How to Make All-Star Fish Tacos
After a year that’s thrown him many curves, an all-star Mexican chef in Minneapolis sharesone constant—his recipe for fish tacos.
WHEN JOSE ALARCON moved to Minnesota in the early 2000s, he found a construction job. "It wasn't right away that I thought I wanted to have a restaurant," he says. Now he owns two.
It began with dishwashing. From there he worked his way up in kitchens—and dove into cookbooks and food magazines to learn even more. He eventually opened hit restaurants Centro and Popol Vuh. (The latter closed due to the pandemic, but Alarcon and business partner Jami Olson just opened a bakery-café and market called Vivir in its place.)
A favorite at Centro, Alarcon's beer-battered fish tacos come topped with lime slaw, pickled onion and smoky aioli. As for the wrapper, Alarcon grew up in Mexico, where there were "always tortillas—fresh tortillas." He suggests seeking out a local tortilleria or Mexican grocery store for better options. One choice in Minneapolis: Nixta Tortilleria.
But the surest way to enjoy tacos, says the chef, is with good company and good conversation. Cheers to that.
Step One: Prep
Start with the toppings. For pickled onion: Combine 1 cup thinly sliced red onion, 1/4 cup red wine vinegar, 1 1/2 teaspoons sugar and 1/4 teaspoon salt. Cover and let stand 1 1/2 hours, stirring a few times. For slaw: Combine 2 cups shredded cabbage, juice of 1 lime, 2 tablespoons chopped fresh cilantro, 11/2 tablespoons chopped fresh mint and 1/4 teaspoon salt. For aioli: Stir together 1/3 cup mayonnaise, 1 teaspoon smoked paprika and 1 teaspoon lemon juice.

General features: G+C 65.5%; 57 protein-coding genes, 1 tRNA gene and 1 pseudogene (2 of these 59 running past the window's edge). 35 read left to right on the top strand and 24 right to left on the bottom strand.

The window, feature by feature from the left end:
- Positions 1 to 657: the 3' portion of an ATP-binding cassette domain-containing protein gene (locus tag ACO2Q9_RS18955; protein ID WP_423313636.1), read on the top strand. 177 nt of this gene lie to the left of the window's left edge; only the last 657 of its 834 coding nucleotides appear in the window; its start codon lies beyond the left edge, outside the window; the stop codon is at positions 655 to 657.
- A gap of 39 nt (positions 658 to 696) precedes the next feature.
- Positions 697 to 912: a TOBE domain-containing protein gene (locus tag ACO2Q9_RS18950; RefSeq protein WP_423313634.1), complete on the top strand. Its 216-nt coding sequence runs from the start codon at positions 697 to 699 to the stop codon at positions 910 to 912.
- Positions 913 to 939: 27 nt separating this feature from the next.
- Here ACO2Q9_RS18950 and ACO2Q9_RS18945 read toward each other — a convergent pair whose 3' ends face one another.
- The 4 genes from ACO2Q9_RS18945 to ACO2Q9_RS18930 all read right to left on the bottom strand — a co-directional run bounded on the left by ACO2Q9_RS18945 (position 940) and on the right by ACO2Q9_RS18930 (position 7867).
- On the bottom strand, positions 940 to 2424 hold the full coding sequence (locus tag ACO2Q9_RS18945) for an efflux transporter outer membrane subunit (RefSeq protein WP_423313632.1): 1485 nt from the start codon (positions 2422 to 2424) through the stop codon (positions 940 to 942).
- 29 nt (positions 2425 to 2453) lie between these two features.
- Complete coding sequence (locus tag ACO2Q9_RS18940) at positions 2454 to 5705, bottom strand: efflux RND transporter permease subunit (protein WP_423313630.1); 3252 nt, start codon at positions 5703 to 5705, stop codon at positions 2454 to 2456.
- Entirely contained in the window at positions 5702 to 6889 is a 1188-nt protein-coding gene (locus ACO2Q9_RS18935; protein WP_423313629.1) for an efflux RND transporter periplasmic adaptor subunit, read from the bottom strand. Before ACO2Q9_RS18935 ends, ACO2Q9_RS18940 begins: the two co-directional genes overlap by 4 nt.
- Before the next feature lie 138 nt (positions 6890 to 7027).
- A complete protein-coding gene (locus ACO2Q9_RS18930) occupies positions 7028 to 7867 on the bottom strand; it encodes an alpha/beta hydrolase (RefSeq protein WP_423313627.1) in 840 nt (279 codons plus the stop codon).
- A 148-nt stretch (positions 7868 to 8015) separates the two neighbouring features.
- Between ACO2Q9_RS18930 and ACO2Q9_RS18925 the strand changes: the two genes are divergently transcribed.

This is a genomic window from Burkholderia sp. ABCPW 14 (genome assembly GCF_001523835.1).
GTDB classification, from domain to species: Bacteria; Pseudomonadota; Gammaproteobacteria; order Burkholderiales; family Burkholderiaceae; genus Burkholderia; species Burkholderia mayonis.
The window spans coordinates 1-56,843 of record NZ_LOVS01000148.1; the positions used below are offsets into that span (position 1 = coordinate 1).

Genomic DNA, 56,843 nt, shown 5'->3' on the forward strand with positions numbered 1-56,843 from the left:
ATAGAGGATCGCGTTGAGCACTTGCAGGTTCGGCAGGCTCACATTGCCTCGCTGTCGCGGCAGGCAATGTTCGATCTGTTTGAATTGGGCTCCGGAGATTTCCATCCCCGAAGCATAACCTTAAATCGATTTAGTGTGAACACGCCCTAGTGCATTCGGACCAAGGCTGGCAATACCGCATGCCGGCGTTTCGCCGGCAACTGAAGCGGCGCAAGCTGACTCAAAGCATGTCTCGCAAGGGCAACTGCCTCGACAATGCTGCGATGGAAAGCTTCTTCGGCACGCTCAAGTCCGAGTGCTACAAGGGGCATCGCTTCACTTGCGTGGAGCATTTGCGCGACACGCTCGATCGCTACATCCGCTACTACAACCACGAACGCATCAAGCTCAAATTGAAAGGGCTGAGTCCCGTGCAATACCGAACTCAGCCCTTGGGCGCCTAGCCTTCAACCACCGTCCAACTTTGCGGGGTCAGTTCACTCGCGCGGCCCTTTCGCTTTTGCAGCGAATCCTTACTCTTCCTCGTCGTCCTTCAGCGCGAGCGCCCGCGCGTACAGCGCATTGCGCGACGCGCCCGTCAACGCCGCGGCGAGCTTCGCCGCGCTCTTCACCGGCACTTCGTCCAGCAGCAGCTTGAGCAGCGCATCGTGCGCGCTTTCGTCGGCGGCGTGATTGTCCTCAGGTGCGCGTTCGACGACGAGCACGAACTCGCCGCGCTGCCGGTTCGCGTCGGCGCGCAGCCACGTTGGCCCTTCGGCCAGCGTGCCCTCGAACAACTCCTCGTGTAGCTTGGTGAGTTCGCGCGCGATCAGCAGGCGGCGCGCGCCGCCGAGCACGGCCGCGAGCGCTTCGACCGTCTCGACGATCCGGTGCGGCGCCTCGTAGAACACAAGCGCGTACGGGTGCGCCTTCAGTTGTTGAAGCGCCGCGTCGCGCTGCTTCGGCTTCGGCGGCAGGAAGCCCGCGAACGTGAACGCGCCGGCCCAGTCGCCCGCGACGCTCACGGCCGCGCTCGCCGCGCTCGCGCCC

Tip: At Centro, Alarcon makes aioli with dried guajillo chilies that he's rehydrated and pureed. For ease at home, he recommends mayo and smoked paprika.
Step Two: Mix
Generously season 4 small skinless white fish fillets on both sides with salt and black pepper. In a shallow bowl, whisk together 2 cups flour, 1/2 teaspoon smoked paprika, 1/4 teaspoon salt and 1/8 teaspoon baking soda. Slowly stir in 12 ounces lager beer and 1/2 cup club soda. Let batter rest 8 minutes.
Alarcon says you can use any kind of firm white fish, such as mahi-mahi, sea bass or even catfish.
Alarcon likes a Mexican lager such as Tecate in his fry batter. (And, naturally, for drinking with tacos.)
Bubbles help keep the batter light, so be gentle when you incorporate the liquids and don't overmix. A few flour lumps are okay.
Step Three: Fry
Heat 2 quarts corn oil in a deep fryer or 6-quart pot to 360°. Put 1/2 cup flour on a plate. Dredge fish in flour. Shake off excess. Using tongs or long kitchen tweezers, dip fish in beer batter, then transfer immediately to the hot oil, swirling it gently halfway in about 3 seconds before letting go. Fry until golden brown, 4 to 5 minutes. Remove fish to a cooling rack. Serve in warm corn tortillas with prepared toppings.
Tip: If you can't be bothered to deep-fry, Alarcon endorses panfrying too. Just sear the salt-and-peppered fish in butter.
Warming tortillas Cold corn tortillas tear (and taste crummy). Three ways to reheat them: In the microwave (about 30 seconds for six tortillas), in a skillet (40 seconds on each side), or directly over a gas flame (quickly and cautiously!). Keep warm by wrapping in foil or a towel.
Get to Know: Jose Alarcon
Emigrated from Morelos, Mexico, where he grew up helping his abuelos in the bakery. Enjoys cooking over fire. Has a fabulous garden.